If I was going to violate my no coffee regimen I was glad to have done it with these Homemade Kona Coffee Pocky.  These cookie sticks pack a punch of rich, robust espresso-like flavor, so it’s nice to savor them nibble by nibble.

Back when I made Homemade Green Tea Pocky, I mentioned yuanyang, a popular Chinese drink where coffee is mixed with black tea.  The two flavors are very different, yet amazingly complementary.  Try these Homemade Kona Coffee Pocky with a cup of unflavored, unsweetened black tea, and the next time you’re asked “coffee or tea?” you just might end up asking for both!

Homemade Kona Coffee Pocky

Makes about 20 stick cookies.


12 oz package of vanilla candy melts or 11 oz bag white chocolate chips

1 Tbsp freeze-dried Kona coffee crystals, ground into a fine powder with a mortar & pestle

1 tsp vegetable oil

1 package of grissini, cut into 5″ pieces with serrated knife to make 20 sticks

reserved coffee powder, for dusting

reserved coffee crystals, crushed, for sprinkling

chocolate candy melts

macadamia nuts, chopped finely and lightly toasted


mortar & pestle

serrated knife

double boiler

small bowl

rubber spatula

tea towel

small sifter

large baking sheet fitted with parchment paper

small baking sheet or plate fitted with parchment paper

tall, narrow drinking glass, at least 6″ tall

piping bag fitted with #2 tip or fork


Step-by-step photos of the dipping process are in my Homemade Chocolate Pocky post!

1.  Fill bottom of double boiler with water, making sure the water doesn’t make contact with the base of the top bowl of the double boiler.  Bring water to a gentle simmer (bring water to boil, then reduce to very low heat).  Place white chocolate or candy melts in top bowl of double boiler.  Using rubber spatula, gently melt the chocolate.  In a small bowl, mix coffee powder with 1 tsp of vegetable oil.  Add this coffee oil/paste to the melting white chocolate and mix in thoroughly.  If you are using white chocolate (not candy coating) you may need to mix in another 1-2 tsp of oil to get a nice dipping consistency.  Remove the bowl of chocolate from heat, and wipe steam off the outside of the bowl with a tea towel.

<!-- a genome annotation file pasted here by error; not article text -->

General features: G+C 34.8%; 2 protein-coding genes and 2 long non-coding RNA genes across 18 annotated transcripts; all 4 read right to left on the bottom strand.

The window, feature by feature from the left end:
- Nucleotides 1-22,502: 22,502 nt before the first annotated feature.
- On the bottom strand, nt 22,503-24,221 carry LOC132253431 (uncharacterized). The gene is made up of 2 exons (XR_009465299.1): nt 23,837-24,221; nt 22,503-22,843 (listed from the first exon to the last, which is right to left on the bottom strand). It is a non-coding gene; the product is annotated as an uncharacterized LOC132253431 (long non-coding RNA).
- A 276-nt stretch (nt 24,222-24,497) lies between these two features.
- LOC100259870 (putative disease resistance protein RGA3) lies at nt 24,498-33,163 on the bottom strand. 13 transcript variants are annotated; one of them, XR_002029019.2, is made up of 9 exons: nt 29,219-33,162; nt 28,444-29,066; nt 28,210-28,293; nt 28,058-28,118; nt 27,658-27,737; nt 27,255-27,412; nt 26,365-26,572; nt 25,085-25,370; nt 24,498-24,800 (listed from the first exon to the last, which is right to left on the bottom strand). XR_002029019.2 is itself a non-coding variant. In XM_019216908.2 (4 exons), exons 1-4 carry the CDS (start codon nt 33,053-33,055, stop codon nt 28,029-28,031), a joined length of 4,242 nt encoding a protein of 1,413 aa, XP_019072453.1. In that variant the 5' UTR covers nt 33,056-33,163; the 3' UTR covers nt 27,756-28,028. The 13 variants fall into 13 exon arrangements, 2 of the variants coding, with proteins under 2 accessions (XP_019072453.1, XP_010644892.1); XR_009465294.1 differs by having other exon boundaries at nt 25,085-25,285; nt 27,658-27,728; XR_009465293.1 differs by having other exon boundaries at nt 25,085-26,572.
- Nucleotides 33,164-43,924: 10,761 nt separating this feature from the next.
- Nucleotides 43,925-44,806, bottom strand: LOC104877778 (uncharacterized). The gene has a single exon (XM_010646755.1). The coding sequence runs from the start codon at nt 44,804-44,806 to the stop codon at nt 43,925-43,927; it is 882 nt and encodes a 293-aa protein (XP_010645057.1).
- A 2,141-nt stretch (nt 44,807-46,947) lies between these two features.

2.  Carefully pour the melted chocolate into the drinking glass to a height of 4″.

3.  Dip the cut grissini into the melted chocolate leaving the top 1″ undipped.  As you get further along in dipping, you may need to tilt the glass to distribute the chocolate upwards so that you are able to cover all 4″ of each grissini with the chocolate.  Gently shake off any excess chocolate, then place the dipped cookie on the small baking sheet or plate fitted with parchment.  Let the Pocky stick sit here for about a minute to allow any excess chocolate to pool onto the parchment/paper plate.